Youth culture linked to rise in delinquency

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The Independent Online

The development of a separate youth culture could be responsible for the rapid post-war rise in anti-social behaviour, according to a new study.

Professor Sir Michael Rutter, head of the Department of Child and Adolescent Psychiatry at the London Institute of Psychiatry, said the development of psychosocial disorders had occurred at a time of economic boom and could not be attributed to worsening living conditions.

"Young people have become a separate class," he said. "They have their own culture, their own dress and music and have less contact with other age groups."

The report suggests that marking adolescents off as a separate group runs the risk of reducing the influence of adults on their behaviour and increase the power of the peer group.

However, Sir Michael warned against seeking a single solution to a problem that had occurred across the industrialised world. "It would seem that something as striking as this ought to have a simple explanation and it's very frustrating that that's not what comes out of the study," he said.

Written by Sir Michael and David Smith, Professor of Criminology at the University of Edinburgh, the study examined suicides, drug and alcohol use, anorexia nervosa and bulimia and crime among 12 to 26-year-olds. It found:

tSubstantial increases in disorders in nearly all countries during the past 50 years.

tThe rise was sudden. There were no similar increases earlier in the century despite urbanisation and unemployment.

tAs psychosocial disorders were increasing, physical health was improving.

tSuicide rates showed the highest increase among young males, with rates up to three times that of females.

tSteadily rising levels of drug dependency.

tAll the major psychosocial disorders studied began or peaked during teenage years. Criminal behaviour was most common among 17-year-olds.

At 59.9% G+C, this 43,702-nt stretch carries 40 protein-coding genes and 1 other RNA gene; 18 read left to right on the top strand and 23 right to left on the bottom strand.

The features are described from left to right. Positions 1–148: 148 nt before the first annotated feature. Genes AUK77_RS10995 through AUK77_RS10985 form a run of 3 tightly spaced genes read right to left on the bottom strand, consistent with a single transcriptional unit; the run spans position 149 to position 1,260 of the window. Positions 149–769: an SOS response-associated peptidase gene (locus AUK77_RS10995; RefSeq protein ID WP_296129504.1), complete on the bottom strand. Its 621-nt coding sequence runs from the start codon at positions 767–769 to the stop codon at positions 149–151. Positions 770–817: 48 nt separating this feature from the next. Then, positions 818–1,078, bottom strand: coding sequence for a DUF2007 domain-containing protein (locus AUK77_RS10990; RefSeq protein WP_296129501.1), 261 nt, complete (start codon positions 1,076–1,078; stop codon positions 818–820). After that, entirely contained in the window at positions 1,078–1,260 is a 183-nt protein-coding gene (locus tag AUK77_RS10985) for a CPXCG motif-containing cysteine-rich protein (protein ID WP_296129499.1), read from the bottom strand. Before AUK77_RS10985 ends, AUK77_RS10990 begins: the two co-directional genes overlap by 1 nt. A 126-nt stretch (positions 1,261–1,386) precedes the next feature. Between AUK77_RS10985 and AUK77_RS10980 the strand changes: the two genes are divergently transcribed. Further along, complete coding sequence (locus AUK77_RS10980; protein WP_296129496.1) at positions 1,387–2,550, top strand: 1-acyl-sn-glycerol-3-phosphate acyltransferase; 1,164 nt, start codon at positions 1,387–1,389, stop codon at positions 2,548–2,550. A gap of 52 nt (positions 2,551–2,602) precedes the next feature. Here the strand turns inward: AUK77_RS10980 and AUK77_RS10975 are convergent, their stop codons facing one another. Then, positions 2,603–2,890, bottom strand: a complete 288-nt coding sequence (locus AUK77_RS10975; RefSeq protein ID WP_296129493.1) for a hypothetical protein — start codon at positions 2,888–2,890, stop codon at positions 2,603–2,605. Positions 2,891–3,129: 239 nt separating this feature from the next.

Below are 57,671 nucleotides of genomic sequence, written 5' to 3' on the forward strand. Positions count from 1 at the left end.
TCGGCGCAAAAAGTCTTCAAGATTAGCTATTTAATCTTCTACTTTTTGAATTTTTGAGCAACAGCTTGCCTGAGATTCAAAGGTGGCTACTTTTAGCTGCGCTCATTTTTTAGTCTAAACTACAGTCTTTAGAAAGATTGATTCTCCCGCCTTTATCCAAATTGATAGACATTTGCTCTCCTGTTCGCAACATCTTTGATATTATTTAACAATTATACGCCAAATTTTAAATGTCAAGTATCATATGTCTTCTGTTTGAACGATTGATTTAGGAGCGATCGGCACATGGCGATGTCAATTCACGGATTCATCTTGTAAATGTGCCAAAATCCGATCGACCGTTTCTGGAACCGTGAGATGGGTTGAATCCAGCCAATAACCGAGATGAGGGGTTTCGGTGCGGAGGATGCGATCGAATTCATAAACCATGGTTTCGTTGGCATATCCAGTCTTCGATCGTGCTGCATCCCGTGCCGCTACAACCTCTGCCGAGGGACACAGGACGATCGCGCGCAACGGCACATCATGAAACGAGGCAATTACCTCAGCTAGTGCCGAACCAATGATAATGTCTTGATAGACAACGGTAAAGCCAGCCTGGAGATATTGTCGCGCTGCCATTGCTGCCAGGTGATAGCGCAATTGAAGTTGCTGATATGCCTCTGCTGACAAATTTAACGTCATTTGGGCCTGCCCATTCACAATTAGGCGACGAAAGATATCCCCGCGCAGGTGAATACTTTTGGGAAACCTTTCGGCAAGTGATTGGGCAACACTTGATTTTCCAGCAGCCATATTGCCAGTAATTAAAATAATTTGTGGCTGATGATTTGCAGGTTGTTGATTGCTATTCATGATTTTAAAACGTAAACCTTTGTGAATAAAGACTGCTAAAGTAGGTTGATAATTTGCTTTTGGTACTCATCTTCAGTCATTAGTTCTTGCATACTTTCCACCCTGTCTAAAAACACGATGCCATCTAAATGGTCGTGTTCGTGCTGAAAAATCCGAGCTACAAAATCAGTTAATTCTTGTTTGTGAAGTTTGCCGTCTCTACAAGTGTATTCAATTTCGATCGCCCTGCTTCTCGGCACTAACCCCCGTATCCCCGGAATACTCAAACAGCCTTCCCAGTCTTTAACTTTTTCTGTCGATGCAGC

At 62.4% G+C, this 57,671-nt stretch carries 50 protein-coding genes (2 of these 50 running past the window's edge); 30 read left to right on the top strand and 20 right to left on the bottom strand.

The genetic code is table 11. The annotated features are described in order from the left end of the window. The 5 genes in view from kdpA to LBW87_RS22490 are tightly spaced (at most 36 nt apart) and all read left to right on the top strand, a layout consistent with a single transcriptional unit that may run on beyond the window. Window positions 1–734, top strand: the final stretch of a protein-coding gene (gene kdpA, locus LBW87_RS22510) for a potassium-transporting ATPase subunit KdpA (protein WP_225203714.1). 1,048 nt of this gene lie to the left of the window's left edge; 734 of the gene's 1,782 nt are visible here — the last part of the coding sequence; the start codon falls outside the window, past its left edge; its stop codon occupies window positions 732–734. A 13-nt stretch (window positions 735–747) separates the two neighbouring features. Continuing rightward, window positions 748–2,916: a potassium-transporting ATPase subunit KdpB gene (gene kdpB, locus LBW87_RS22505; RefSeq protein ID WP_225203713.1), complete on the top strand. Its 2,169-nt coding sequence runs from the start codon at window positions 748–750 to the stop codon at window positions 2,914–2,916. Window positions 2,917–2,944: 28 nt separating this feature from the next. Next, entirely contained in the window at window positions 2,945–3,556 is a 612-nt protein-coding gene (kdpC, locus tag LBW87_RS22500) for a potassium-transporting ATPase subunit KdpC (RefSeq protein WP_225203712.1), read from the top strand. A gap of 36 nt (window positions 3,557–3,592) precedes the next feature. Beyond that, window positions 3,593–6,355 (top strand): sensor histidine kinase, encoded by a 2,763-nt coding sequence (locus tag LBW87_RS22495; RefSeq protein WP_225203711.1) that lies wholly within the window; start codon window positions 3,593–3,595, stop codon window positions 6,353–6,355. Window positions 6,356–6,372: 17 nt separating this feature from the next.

Several tentative causes are put forward including family break-ups, longer adolescence, a more consumerist society and greater individualism.

Mr Smith said there was a paradox that the rise social disorders had occurred during the "golden era" of economic expansion. Although unemployment and poverty were useful in explaining individual behaviour, they provided no guide to the causes over time. Crime had risen in most societies, although Japan - which had experienced the most dramatic growth rates between 1950 and 1973 - experienced a fall in reported crime over a 40-year period to 1990.

Unemployment statistics over time did not correlate with disorder and a general increase in unemployment in the 1970s and 1980s had not been associated with a similar rise in the rate of increase of disorder.

Family discord and divorce were said to have been influential but it appeared the main risk was from parental confrontation, rather than the act of divorce.

The changing nature of adolescence was highlighted as one of the most important factors as children enter puberty earlier but are not accepted as adults until much later. "Lengthened adolescence might mean the prolongation of an insecure status, and of an uncertain personal identity. It might lead to internal conflicts and to clashes with paternal or other authority," the study says.

Sir Michael said the research presented an exciting challenge. "If there has been such a marked rise over time, then it ought be possible to provide an equally dramatic fall if we understood the processes that underlined the rise."

tPsychosocial Disorders in Young People; Sir Michael Rutter and David Smith; published by John Wiley & Sons on behalf of Academia Europaea; pounds 49.95.